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Dried and pruned marijuana buds wait to be processed for shipping at Tweed Marijuana Inc. in Smith’s Falls, Ont., in this file photo.Blair Gable/Reuters

Tweed Marijuana is offering to buy Bedrocan Cannabis Corp. in a friendly deal that would combine the two companies into what they say would be Canada's largest licensed pot producer.

The deal was worth $61-million when it was announced early Wednesday – although the final value will vary with Tweed's stock price.

The two companies say the deal would combine Tweed's consumer-oriented business and Bedrocan's base in the clinical and research communities, giving the combined operation a competitive edge in a growing marketplace that opened up in May, 2014, after Health Canada updated regulations for the medical use of marijuana.

Together, they have 110 full-time employees and between 30 and 50 part-time workers. Tweed has two production facilities in Ontario and distributes marijuana to individual patients. Bedrocan produces and sells pharmaceutical-grade cannabis from Toronto.

According to documents filed with regulators, Tweed had its first revenue little more than a year ago after its first product shipment in May, 2014, and generated about $1.1-million of sales in the year ending Dec. 31, more than half of it in the final three months of last year. Bedrocan had $1.5-million in revenue over the 13 months ending last Jan. 31.

"This has been a stretching exercise," said Bruce Linton, Tweed's chairman and chief executive. "You have to have a platform of production, you have to have an education process to bring on the physicians and you have to have something that's desired by the market."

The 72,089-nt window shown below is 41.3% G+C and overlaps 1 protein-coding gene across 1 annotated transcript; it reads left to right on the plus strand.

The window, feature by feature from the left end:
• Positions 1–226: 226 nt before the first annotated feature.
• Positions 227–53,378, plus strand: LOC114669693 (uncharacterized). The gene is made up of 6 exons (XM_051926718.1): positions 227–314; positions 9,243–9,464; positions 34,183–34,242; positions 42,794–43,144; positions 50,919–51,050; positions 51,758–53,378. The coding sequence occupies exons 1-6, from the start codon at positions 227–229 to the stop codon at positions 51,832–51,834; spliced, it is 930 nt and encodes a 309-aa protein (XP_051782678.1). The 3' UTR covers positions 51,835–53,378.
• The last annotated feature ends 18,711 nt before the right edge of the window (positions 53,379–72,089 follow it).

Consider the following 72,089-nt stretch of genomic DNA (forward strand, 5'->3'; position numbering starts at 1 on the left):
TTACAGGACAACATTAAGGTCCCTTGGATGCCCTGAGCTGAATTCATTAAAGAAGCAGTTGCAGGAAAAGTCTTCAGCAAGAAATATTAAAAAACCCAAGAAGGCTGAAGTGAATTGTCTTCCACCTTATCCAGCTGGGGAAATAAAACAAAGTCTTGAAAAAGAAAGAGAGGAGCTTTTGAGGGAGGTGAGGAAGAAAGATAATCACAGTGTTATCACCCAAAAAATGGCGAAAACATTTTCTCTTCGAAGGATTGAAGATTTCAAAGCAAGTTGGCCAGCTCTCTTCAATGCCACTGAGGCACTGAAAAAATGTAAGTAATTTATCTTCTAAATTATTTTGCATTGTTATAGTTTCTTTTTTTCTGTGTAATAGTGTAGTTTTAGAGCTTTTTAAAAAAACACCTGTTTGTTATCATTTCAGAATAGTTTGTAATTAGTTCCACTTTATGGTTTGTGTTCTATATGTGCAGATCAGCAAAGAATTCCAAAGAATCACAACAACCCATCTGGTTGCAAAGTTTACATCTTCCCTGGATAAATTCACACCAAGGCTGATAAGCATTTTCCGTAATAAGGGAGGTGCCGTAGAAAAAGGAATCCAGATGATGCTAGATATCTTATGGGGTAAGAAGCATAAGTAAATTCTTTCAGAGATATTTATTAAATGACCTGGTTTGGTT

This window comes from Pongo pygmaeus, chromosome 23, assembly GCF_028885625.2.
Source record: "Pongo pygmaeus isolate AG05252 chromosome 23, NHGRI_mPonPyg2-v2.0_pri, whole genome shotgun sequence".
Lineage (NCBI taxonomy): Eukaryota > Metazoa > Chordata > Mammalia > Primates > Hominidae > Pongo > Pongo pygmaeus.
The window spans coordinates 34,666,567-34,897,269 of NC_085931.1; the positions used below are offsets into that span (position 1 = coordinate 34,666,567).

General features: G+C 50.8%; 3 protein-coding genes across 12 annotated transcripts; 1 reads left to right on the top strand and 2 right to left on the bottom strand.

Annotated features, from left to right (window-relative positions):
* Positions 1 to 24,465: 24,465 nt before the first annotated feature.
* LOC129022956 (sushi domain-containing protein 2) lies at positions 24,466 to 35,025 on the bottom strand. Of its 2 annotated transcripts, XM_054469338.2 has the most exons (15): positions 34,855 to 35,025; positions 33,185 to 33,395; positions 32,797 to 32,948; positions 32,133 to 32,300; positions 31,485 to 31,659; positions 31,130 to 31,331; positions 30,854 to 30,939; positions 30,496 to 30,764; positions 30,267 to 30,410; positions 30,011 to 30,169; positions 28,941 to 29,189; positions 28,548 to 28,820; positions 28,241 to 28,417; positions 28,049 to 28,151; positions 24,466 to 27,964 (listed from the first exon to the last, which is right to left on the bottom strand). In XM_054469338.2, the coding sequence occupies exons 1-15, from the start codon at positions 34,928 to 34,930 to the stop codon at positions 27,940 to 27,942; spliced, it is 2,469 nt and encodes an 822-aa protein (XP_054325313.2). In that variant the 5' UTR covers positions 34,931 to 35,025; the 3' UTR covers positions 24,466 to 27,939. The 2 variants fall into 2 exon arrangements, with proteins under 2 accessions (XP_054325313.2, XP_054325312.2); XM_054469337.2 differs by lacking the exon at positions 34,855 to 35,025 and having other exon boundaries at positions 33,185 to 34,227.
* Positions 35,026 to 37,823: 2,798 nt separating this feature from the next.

Tweed and Bedrocan are aiming to dominate a market they estimate to be worth several billion dollars a year in Canada alone, Mr. Linton said.

"What I really liked about the Bedrocan program is that they have a licence from the Netherlands, where the medical experience has a history of 13 to 15 years. The licence enables Bedrocan Canada to begin to contemplate business in the balance of the Americas with the same or similar licence terms."

He said Brazil, Chile and Uruguay are the most promising export foreign markets at this time because the product may be permissible at the national level. In the United States, however, the federal government doesn't allow pot sales, so Tweed isn't interested in the individual U.S. states that are allowing the product.

Bedrocan CEO Marc Wayne said a recent Supreme Court of Canada decision has also opened the door for the companies to sell not only dried marijuana for smoking or inhaling, but also oils, lotions, foods and other products derived from cannabis, "which changes the game completely," he added.

"I would not bet against a cannabis industry that is just evolving on a global level and where you have two of the main players creating a platform to allow for us to dominate some of these areas that are developing."

Under the deal, Bedrocan's shareholders would get a total of 33.9 million common shares of Tweed, giving them 41.6 per cent of the combined company's total equity.

Shares of Tweed shot up nearly 14 per cent on the TSX venture exchange on Wednesday, closing at $2.05. Bedrocan's stock closed at 86 cents, a leap of about 30 per cent.

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